A gay clergyperson has been re-instated in the Presbyterian Church. The reinstatement was based on the person's exercising a "scruples" clause (conscientious objection) to a "one man, one woman" definition of marriage in an ordination standard.
LOUISVILLE — John Knox Presbytery has voted to ordain to the ministry Scott D. Anderson, a gay man who has been in a committed relationship for close to two decades, and who declared a conscientious objection to the requirement in the ordination standards of the Presbyterian Church (U.S.A.) that those being ordained practice “fidelity within the covenant of marriage between a man and a woman or chastity in singleness.
Meeting in Madison, Wisc., on Feb. 20, John Knox voted 81-25 to ordain Anderson, who currently is executive director of the Wisconsin Council of Churches. He previously worked as a pastor in Sacramento, CA, and set aside his ordination in 1990 after two members of the congregation he was then serving publicly revealed that he is gay.
The theological task force — of which Anderson was a member — suggested an authoritative interpretation, which the General Assembly adopted in 2006, which allows candidates for ordination to declare a “scruple,” or an objection based on conscience, to the PC(USA)’s ordination standards.
The governing body responsible for ordaining then must decide whether that objection violates an essential of Reformed faith and practice. If the determination is that it does not, the candidate can be ordained.
In an interview, Anderson said he’s scheduled his ordination service for May 15, but expects the court challenge likely will bring a stay of enforcement, and a delay in his ordination as the case works its way through the church courts.
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"As a life-long Christian and Presbyterian, the counter-cultural character of God challenges me. God's justice, which in scripture is focused on the marginalized in society, is rarely embraced by the world. From poverty to economic inequality, from environmental degradation to the growing specter of violence both at home and around the world, the prophetic call 'to do justice, love mercy, and walk humbly with our God' (Micah 6:8) gives shape to the church's missional imperative in the 21st century."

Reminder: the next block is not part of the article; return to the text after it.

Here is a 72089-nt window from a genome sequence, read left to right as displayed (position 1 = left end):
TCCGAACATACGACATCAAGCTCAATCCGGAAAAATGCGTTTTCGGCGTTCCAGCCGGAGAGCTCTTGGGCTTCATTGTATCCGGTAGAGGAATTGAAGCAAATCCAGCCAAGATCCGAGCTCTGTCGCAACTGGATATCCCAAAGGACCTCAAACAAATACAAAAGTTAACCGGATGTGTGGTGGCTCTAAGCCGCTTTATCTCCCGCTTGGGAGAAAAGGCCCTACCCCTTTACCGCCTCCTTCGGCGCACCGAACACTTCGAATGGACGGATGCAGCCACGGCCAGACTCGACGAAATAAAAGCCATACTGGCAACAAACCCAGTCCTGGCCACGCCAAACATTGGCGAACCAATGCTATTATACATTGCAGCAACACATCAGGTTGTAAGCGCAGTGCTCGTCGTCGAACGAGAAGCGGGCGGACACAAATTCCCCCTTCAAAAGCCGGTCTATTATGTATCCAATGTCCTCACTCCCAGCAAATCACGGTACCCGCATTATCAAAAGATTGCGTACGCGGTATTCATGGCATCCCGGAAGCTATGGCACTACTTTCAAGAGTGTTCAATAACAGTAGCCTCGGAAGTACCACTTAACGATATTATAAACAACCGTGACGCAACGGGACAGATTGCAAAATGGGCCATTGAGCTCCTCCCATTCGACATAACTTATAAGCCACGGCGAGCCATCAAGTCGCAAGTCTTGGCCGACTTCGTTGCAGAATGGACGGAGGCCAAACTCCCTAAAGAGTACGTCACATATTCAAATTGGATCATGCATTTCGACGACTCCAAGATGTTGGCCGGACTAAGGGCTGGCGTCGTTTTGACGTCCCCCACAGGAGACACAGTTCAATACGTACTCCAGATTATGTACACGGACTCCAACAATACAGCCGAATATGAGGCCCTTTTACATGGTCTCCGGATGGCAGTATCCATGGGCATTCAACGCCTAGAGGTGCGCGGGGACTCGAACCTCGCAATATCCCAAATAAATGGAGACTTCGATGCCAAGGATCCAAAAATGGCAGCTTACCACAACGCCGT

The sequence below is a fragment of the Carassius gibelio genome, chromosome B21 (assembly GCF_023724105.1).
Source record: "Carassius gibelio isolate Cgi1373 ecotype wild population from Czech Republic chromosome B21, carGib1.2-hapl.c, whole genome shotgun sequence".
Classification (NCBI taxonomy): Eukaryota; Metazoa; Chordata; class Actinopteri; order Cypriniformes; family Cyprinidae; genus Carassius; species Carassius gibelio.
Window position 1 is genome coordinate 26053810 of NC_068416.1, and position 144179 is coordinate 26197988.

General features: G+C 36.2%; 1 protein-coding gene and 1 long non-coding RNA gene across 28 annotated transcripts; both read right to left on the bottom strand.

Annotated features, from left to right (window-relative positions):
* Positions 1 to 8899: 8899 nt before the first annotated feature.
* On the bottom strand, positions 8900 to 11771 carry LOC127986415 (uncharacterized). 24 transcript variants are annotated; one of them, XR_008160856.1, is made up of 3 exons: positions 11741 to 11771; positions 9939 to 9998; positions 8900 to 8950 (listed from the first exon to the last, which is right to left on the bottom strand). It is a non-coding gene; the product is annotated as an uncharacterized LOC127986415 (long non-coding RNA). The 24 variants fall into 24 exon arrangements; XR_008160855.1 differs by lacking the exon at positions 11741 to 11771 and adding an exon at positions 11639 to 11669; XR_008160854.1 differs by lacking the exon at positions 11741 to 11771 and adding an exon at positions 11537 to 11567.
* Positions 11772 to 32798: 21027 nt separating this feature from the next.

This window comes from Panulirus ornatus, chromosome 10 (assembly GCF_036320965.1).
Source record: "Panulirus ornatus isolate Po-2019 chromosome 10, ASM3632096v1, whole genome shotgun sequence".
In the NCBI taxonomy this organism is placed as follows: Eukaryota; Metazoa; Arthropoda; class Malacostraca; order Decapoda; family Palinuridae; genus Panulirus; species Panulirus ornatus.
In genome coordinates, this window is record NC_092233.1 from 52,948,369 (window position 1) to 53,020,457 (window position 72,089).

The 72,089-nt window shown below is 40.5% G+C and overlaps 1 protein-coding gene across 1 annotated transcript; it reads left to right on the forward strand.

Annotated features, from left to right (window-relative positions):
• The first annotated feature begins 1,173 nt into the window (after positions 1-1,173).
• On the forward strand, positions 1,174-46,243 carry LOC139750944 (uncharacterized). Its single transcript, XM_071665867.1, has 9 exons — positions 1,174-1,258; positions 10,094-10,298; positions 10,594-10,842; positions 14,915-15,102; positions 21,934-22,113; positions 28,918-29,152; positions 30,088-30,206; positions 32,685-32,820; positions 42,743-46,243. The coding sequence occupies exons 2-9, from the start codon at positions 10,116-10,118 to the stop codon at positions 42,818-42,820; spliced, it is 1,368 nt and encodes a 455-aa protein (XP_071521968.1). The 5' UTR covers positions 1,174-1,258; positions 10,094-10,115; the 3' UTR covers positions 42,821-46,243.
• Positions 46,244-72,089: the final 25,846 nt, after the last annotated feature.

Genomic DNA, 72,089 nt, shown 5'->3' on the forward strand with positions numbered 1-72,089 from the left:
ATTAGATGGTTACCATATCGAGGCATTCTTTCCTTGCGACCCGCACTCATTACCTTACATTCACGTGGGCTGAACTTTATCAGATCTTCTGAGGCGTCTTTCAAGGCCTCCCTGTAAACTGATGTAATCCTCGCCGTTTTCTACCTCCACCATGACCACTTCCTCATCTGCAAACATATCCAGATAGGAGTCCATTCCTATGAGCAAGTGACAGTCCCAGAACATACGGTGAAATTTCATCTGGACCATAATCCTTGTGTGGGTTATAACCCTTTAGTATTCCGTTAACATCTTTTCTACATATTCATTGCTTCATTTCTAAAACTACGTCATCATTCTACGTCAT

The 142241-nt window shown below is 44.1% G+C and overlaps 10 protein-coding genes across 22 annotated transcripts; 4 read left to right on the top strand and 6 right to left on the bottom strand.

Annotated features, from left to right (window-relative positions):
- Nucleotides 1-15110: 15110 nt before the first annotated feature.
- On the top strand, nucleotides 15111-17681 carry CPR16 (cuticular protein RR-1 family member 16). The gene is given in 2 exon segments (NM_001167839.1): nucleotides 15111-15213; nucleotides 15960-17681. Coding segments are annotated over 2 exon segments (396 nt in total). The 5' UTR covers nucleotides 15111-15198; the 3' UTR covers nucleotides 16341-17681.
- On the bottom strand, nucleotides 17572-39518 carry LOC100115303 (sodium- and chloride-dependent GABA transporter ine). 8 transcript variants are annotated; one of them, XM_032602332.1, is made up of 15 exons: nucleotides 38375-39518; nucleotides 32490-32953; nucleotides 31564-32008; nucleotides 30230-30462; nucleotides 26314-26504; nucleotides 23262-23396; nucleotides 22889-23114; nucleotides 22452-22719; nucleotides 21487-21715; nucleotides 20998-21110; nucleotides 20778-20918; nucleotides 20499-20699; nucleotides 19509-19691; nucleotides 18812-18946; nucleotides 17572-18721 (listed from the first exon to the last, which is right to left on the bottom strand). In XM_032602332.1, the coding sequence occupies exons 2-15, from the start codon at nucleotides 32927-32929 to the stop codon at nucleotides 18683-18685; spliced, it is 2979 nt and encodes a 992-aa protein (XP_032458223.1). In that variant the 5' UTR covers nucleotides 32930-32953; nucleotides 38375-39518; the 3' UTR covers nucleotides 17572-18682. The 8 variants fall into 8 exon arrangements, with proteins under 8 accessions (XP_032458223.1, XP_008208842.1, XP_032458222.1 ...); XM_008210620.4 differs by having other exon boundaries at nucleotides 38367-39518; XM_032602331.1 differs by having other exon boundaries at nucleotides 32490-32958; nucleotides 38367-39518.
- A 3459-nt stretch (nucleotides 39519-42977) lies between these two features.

"My ecumenical vocation began when I helped organize a CROP walk as a high school junior. That experience gave me a larger vision of the church beyond our denominational tribalism. Jesus' prayer for his disciples 'that all may be one' (John 17:11) defines ecumenism as both gift and task."
From the blog Spirit of a Liberal on clergy civil disobedience:
The PCUSA is scheduled to convene its 219th annual General Assembly on July 3 in Minneapolis (perhaps ironically, in the same venue as the ELCA assembly which voted to allow gay clergy last year). Certainly, ministry policies will be front and center of the assembly business. If the PCUSA judiciary affirms the Anderson ordination based on the policy of “scruple”, it would appear that the burden of persuasion will have shifted from gay clergy advocates to their opponents; that is, it will be the burden of the opponents of gay clergy to persuade the assembly to change the policy and notvice versa.